Newly detected digging at North Korea's nuclear test site suggests that another atomic blast is not imminent, according to 38 North.
In an examination of commercial satellite photographs taken between April 25 and May 1 of the "West Portal" area of the Punggye-ri test site, 38 North image expert Nick Hansen notes that the Kim Jong Un regime appears to be "continuing and perhaps stepping up excavation activities resumed" late last month.
In his Friday analysis, Hansen notes that were North Korea preparing to conduct another underground nuclear test in the immediate future, it would be clearing the entire site of personnel and equipment instead of opening a new phase of its tunnel expansion work.
Repeated warnings by Pyongyang officials in recent weeks of a forthcoming "new" kind of nuclear test have had many North Korea watchers on tenterhooks, waiting to see when the country might conduct its fourth atomic blast, and what form it could take. However, the North's foreign ministry last week said there was "no statute of limitations" for when it might conduct a nuclear test.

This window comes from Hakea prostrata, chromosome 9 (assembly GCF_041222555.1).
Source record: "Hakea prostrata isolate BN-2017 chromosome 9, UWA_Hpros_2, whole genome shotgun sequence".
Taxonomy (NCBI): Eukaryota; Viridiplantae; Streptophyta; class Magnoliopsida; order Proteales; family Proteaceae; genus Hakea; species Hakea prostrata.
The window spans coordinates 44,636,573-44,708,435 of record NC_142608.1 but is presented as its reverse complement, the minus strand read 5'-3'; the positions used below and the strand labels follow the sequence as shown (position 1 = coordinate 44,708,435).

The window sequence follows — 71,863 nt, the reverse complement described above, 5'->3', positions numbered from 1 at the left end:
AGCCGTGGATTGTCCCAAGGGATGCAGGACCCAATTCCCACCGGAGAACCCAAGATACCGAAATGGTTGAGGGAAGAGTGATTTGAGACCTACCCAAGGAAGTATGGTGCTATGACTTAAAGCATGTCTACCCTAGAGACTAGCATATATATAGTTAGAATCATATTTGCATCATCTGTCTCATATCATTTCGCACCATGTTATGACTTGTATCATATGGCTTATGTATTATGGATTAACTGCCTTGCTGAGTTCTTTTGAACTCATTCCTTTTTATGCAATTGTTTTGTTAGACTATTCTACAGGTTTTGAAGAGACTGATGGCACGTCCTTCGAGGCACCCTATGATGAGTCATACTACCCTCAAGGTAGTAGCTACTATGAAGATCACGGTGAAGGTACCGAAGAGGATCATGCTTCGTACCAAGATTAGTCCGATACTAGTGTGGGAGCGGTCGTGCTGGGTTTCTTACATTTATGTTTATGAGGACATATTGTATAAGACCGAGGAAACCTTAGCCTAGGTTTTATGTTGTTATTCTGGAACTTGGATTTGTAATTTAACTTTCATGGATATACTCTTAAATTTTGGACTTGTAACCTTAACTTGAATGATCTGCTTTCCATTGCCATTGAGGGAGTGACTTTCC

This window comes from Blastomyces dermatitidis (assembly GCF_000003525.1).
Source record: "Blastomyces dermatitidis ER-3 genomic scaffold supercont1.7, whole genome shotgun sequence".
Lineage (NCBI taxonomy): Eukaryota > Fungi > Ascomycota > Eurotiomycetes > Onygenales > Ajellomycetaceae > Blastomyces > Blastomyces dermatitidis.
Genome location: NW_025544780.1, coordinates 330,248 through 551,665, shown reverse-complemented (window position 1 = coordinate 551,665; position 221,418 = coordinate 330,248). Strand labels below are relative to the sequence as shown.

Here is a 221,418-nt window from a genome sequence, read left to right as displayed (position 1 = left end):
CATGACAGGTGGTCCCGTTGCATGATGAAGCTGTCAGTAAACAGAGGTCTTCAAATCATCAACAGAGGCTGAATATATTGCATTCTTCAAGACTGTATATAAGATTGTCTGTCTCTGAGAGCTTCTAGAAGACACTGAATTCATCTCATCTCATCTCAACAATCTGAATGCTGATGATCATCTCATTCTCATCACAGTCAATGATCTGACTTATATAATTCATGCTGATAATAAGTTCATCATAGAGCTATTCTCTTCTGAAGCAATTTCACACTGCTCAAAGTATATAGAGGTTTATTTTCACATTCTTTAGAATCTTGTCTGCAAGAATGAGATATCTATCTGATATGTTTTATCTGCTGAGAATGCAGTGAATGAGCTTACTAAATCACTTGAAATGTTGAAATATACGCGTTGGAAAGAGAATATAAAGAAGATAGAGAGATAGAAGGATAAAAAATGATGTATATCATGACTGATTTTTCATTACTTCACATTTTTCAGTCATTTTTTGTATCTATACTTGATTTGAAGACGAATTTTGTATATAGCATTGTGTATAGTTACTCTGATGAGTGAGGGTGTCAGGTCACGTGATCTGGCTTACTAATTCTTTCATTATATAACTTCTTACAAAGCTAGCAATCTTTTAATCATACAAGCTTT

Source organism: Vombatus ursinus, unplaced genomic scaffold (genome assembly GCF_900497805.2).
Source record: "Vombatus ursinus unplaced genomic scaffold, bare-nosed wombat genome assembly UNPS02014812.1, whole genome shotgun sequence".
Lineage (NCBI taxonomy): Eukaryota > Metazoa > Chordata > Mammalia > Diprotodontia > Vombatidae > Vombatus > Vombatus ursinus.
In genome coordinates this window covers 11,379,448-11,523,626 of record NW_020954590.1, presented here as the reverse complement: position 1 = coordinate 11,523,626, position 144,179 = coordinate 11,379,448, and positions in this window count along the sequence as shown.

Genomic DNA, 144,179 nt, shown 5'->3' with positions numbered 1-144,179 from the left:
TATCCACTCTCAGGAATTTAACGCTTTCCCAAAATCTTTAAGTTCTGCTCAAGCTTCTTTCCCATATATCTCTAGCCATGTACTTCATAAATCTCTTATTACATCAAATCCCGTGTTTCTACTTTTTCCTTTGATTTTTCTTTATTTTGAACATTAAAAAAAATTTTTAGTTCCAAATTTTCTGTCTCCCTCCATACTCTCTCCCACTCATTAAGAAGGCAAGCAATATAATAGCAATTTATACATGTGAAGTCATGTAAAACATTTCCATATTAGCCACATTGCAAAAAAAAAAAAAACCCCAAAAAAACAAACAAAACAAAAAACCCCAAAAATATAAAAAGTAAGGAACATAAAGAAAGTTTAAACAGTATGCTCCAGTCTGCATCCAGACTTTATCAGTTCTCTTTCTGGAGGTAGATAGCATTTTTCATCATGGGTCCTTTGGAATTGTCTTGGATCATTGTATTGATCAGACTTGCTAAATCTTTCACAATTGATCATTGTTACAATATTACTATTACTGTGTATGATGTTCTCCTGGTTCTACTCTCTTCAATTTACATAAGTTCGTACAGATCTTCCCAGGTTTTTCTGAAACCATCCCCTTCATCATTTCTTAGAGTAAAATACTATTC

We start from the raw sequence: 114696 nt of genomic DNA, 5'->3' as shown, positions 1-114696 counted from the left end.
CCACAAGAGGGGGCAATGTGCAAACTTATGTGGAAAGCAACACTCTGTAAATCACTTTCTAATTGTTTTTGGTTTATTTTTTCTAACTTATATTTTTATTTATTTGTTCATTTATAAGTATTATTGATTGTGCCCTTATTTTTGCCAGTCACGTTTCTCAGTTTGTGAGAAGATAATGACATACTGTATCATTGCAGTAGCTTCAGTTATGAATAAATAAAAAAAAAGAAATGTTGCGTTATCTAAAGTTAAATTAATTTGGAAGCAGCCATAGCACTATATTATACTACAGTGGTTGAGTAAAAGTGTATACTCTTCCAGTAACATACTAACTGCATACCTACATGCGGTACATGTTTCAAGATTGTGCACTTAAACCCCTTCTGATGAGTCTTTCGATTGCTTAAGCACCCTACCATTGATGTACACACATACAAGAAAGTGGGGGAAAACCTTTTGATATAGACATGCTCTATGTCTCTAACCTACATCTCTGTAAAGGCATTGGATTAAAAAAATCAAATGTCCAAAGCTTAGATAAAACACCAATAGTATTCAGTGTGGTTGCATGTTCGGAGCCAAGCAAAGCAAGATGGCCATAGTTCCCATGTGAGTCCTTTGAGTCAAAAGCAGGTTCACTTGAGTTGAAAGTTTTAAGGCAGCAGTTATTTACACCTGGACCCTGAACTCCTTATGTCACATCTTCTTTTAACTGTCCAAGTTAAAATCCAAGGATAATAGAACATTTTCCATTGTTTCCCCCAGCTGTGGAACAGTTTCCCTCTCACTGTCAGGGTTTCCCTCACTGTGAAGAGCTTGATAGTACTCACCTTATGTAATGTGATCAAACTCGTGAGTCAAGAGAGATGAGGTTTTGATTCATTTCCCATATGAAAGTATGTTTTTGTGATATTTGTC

Apparent preparations for a nuclear test have been detected via satellite at the "South Portal" area of Punggye-ri. Hansen said the recent shifting of containers near one of the South Portal tunnel entrances "reinforces the conclusion that activity is still ongoing inside the tunnel."
At a separate South Portal tunnel -- where preparations for the suspected coming test have appeared most evident -- it looked on Thursday like all crates had been removed from the entrance, according to Hansen. Still, "there is no evidence to suggest that the tunnel has been sealed in preparation for a detonation," he said.
This article was published in Global Security Newswire, which is produced independently by National Journal Group under contract with the Nuclear Threat Initiative. NTI is a nonprofit, nonpartisan group working to reduce global threats from nuclear, biological, and chemical weapons.